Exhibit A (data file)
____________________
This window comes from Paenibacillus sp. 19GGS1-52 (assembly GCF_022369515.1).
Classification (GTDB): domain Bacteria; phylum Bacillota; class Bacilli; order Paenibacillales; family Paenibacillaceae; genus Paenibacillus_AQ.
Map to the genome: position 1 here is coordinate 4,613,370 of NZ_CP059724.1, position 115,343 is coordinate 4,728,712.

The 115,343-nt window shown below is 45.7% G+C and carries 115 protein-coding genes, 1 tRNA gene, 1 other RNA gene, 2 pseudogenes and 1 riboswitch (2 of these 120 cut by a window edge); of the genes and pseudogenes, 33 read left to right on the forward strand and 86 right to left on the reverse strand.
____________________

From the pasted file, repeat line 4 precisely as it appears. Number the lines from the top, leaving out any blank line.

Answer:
The 115,343-nt window shown below is 45.7% G+C and carries 115 protein-coding genes, 1 tRNA gene, 1 other RNA gene, 2 pseudogenes and 1 riboswitch (2 of these 120 cut by a window edge); of the genes and pseudogenes, 33 read left to right on the forward strand and 86 right to left on the reverse strand.